Monday, July 6, 2020

SPIDER-MAN NEWSPAPER STRIP PART 17

AUGUST 1ST, 1983 - MARCH 21ST, 1984
By Stan Lee & Fred Kida w/Floro Dery

At the end of the previous storyline, Mary Jane tried to give Spider-Man a kiss for saving her life, but he bolted, worried she would realize he was actually Peter Parker. Knowing Stan Lee, I doubt he remembered that he had already trod this ground before, a year or so earlier, and that MJ did briefly wonder after a kiss with the Web-Slinger if he might be her boyfriend. But in any case, it does make for a nice callback. But the problem for Peter is, he's tired of hiding his secret from everyone, which means -- yes, it's time for another installment of the classic "Peter wrestles with the burden of his secret identity" story. (In fact, we were probably overdue for one at this point.)


This leads us into the next storyline, and it's a doozy, running seven months long! It begins with Peter deciding that rather than giving up his identity or going bad or whatever else, he's simply going to announce to the world that he's Spider-Man, so he won't have to keep juggling his personal life and his costumed one. But first, he wants to propose to MJ. Indeed, his main reason for planning this revelation seems to be so he can be with her and not have his secret between them, but at no point does he consider that maybe he could just tell her and no one else!

But Peter gets cold feet the first time he intends to reveal himself and propose. This delay allows time for an assassin called the Eliminator to arrive in town, on a mission to kill Jonah Jameson at the request of crime boss "Big John" Braxton. Meanwhile, Peter buys a motorcyle with which he intends to impress MJ. Then, on a rainy night, Peter and the Eliminator are involved in a crash. Peter is stricken with amnesia, finds the Eliminator's wallet and staggers away, now believing that he is the Eliminator. He finds his way to Braxton, where he learns his "profession" and his mission to kill Jameson. Eventually he winds up in his apartment, where he argues with Mary Jane, and then heads to the Daily Bugle to fulfill his contract.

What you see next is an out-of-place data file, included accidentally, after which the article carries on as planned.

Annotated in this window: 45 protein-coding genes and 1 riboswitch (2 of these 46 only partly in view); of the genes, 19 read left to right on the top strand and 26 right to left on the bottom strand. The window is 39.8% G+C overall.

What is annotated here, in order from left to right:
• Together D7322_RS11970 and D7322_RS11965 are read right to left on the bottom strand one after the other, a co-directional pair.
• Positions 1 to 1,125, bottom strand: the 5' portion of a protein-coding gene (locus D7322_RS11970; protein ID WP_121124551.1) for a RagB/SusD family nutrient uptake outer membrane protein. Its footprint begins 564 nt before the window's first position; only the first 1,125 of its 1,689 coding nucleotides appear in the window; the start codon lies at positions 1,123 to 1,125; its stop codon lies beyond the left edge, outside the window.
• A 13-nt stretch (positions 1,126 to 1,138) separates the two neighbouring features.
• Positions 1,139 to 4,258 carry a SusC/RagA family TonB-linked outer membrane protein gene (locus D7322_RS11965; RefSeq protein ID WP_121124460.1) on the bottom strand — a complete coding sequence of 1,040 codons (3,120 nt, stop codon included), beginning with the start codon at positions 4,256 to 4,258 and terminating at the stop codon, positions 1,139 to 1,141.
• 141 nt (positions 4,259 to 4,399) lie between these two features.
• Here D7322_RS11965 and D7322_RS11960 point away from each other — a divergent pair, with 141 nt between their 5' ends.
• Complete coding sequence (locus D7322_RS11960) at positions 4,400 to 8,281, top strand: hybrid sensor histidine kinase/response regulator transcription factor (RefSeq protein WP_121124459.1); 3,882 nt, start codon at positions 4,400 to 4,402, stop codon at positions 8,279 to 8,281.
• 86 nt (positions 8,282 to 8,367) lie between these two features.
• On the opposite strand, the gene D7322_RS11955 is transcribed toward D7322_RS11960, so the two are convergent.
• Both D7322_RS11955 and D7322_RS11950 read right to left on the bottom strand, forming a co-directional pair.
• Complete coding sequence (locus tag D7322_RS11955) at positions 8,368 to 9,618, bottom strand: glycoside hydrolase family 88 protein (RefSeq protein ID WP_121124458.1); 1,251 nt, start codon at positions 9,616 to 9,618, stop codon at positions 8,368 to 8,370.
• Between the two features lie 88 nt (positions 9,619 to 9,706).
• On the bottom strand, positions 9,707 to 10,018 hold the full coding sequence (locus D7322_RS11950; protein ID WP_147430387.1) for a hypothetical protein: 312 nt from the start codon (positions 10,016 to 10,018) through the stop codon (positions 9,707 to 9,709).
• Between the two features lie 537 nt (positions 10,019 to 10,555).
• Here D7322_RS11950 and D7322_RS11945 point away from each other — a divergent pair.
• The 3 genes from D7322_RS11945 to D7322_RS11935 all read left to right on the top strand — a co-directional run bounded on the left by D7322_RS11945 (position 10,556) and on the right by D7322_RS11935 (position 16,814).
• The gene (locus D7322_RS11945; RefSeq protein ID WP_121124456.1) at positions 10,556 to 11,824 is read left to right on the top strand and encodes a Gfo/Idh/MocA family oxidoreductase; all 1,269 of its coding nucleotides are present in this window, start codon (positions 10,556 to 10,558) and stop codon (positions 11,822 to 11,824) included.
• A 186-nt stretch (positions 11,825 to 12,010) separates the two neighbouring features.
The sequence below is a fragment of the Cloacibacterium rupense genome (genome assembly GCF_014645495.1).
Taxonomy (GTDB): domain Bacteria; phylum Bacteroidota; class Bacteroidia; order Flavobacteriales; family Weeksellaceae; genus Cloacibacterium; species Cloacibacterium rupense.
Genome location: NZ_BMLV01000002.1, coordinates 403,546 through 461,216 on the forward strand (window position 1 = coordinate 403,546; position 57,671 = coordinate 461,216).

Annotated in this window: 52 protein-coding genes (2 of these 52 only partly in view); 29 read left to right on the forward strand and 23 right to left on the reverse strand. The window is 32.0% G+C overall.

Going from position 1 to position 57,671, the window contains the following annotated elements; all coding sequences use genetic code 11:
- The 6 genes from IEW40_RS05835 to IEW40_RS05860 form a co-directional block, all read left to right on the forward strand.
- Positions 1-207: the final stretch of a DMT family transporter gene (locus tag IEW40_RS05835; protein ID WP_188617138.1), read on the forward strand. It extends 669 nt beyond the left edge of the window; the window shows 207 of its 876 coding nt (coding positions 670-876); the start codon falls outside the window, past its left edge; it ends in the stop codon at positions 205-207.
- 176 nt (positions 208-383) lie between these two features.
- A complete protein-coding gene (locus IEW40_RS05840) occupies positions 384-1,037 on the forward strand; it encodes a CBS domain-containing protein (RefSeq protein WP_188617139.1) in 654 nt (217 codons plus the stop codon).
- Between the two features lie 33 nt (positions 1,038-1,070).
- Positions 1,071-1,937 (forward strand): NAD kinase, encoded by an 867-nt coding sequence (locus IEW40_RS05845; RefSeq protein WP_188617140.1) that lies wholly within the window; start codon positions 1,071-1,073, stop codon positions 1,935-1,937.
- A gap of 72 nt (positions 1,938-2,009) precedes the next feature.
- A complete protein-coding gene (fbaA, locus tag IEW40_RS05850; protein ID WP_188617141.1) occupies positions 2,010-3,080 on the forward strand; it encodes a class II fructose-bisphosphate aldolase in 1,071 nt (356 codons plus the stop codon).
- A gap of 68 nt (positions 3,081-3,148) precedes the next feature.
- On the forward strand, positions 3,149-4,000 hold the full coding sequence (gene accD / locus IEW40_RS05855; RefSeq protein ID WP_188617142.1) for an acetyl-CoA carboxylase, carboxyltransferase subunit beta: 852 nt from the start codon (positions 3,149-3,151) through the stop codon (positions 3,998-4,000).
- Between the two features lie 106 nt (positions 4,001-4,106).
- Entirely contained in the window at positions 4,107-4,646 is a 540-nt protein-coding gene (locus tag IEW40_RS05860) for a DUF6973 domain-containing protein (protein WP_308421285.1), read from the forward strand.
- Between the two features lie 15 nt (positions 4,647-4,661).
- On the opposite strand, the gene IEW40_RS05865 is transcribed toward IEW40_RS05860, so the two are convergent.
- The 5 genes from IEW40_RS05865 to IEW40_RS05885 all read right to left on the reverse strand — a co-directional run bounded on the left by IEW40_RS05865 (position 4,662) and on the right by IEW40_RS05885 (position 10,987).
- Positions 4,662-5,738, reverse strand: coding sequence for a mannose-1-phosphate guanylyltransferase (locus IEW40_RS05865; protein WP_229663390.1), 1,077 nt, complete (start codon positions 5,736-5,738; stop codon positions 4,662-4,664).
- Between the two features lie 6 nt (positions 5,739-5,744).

Meanwhile, the real Eliminator has escaped the hospital and intends to finish the mission as well. He and Peter cross paths at the Bugle, and the Eliminator leaves Jameson to pursue the boy who stole his wallet instead. In a subway tunnel, the Eliminator is killed by an oncoming train,and Peter's memory is somehow jarred back into place.

But the storyline isn't over yet! We'll resume our summary after this message...

I'm not sure why this Braxton character is in the story. I mean, I understand his narrative purpose, but why him? The strip hasn't used the Kingpin in a few years now (since before John Romita left), and I'm hard-pressed to find any reason he couldn't have been used in this capacity instead of Braxton, with a little creativity. Indeed, it's mentioned at one time that Braxton controls most of the organized crime in New York, which is a role typically held by the Kingpin. However, this brings up an interesting thought: since John Romita left the strip, Spider-Man's classic rogues have all but vanished. We've had one Doc Ock story and one Doctor Doom story, and that's it (and Doom isn't even a Spider-Man enemy) -- but during the Romita era, we saw, in addition to Ock and Doom (twice), Kraven (twice), the Kingpin (three or four times), and Mysterio.